Yesterday’s filings by Council candidates revealed startling information about the money behind the three campaigns for City Council. Steve Quirk’s filing revealed that he has injected massive amounts of cash into his own campaign, with minimal support from Del Mar voters.
By contrast, Dwight Worden and Terry Gaasterland posted strong results, with contributions coming mostly from Del Mar residents.
After Steve Quirk reported a paltry $3,550 in contributions in the first reporting period that ended on Sept. 24, it was a mystery how he was paying for the many glossy, oversized mailers he has been sending out, mounting a direct attack against Mayor Worden.
The truth is out. Yesterday’s filing by the Quirk campaign revealed that he is supporting his own campaign on a massive scale, plowing $15,000 into his effort while receiving a meager total of $5,325 from third parties – many of whom are not Del Mar voters.
By contrast, Dwight Worden has raised $16,675 from 95 individuals, with no self-funding. Terry Gaasterland has raised $14,700 from 96 individuals, also with no self-funding. In both cases, most of the money is from Del Mar voters.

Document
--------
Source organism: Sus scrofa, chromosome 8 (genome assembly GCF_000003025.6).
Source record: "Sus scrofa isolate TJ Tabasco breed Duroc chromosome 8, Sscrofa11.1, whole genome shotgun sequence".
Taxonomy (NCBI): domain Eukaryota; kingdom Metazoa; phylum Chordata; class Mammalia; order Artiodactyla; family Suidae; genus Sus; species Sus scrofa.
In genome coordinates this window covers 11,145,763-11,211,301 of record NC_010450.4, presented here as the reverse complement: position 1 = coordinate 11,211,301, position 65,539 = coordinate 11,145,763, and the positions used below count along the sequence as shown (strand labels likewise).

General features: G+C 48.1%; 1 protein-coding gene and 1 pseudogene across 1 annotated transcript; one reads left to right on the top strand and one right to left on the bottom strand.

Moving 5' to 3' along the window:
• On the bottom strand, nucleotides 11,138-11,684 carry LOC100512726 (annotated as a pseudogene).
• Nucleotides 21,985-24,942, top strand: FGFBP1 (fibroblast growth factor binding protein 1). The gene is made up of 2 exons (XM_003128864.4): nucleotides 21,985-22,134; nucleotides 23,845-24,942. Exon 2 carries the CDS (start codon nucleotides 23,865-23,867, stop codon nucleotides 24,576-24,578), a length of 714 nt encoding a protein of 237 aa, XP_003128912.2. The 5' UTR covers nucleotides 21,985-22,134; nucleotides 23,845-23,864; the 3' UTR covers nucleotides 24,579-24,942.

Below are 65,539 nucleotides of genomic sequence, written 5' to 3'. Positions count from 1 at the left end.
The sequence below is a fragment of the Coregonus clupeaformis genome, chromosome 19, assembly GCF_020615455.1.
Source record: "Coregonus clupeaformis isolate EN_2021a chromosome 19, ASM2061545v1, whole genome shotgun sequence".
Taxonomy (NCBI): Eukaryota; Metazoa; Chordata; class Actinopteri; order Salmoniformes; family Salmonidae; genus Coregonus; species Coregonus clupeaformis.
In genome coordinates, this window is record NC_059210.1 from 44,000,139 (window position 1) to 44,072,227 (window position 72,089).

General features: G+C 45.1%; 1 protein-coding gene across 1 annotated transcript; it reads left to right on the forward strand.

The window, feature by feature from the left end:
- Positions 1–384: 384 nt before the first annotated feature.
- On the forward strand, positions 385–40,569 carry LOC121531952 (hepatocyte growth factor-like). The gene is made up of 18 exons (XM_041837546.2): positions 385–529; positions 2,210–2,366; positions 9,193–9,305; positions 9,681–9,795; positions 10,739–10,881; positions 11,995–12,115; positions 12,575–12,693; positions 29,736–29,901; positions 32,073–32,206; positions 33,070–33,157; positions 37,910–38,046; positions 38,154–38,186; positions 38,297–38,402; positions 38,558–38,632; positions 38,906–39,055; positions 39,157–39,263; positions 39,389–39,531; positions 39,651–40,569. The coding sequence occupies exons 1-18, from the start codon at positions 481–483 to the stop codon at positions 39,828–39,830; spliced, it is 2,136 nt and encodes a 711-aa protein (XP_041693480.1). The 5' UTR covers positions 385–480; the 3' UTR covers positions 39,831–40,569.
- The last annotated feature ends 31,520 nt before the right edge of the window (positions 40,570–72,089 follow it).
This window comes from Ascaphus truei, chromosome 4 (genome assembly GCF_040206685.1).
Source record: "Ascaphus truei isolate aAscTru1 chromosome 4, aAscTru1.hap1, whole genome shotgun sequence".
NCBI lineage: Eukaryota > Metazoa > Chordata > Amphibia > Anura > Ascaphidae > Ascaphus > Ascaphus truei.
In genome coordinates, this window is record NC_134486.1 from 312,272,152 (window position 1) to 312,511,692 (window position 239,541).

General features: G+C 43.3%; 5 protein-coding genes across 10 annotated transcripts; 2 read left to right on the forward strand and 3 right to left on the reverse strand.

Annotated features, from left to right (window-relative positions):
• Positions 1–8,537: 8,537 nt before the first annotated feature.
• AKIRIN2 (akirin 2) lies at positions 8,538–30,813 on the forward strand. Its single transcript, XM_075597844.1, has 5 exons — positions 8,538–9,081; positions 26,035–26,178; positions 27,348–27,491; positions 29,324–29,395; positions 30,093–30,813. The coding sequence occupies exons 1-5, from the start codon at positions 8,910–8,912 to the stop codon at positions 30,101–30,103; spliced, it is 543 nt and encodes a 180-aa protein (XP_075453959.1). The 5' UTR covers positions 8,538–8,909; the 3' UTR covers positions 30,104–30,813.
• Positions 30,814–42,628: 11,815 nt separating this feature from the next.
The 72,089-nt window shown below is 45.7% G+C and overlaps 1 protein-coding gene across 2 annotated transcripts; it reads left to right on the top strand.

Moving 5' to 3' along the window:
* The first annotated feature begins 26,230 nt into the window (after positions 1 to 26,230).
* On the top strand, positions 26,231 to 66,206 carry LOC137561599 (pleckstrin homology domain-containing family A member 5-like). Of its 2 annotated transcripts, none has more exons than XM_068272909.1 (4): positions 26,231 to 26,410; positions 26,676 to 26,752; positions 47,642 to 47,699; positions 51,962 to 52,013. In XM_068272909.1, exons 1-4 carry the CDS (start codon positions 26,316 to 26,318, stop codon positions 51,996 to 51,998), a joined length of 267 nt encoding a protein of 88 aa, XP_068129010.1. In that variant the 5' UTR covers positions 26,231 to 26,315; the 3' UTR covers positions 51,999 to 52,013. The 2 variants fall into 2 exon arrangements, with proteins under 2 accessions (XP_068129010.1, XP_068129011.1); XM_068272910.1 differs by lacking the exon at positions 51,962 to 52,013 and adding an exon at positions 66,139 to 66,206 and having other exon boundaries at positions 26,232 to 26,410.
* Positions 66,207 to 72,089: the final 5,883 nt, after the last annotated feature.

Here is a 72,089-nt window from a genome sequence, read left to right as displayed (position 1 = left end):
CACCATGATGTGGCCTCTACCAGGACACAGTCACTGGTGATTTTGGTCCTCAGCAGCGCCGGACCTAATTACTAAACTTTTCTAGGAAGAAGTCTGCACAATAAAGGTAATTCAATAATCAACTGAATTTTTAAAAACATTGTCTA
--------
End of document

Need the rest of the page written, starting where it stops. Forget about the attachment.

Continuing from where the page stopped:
Can a barrage of expensive glossy mailers persuade voters to elect someone with a notable lack of civic engagement during his 19+ years in Del Mar? No advisory committee service, no volunteer service for any of Del Mar’s many nonprofits, and apparently no speaker slips or red dots at Council meetings when issues he purports to champion have been considered — and not even a single vote in any of the Primary Elections during his time in Del Mar. The voters hold the answer to that question.
Why is Steve Quirk investing $15,000 of his own money to join his twin brother on the City Council? What is Steve Quirk’s motivation for this heavily self-funded and highly negative campaign? The voters deserve to know the answer to that question.
Will $15,000 buy the Quirk twins 40% control of the City Council? The voters hold the answer to that question.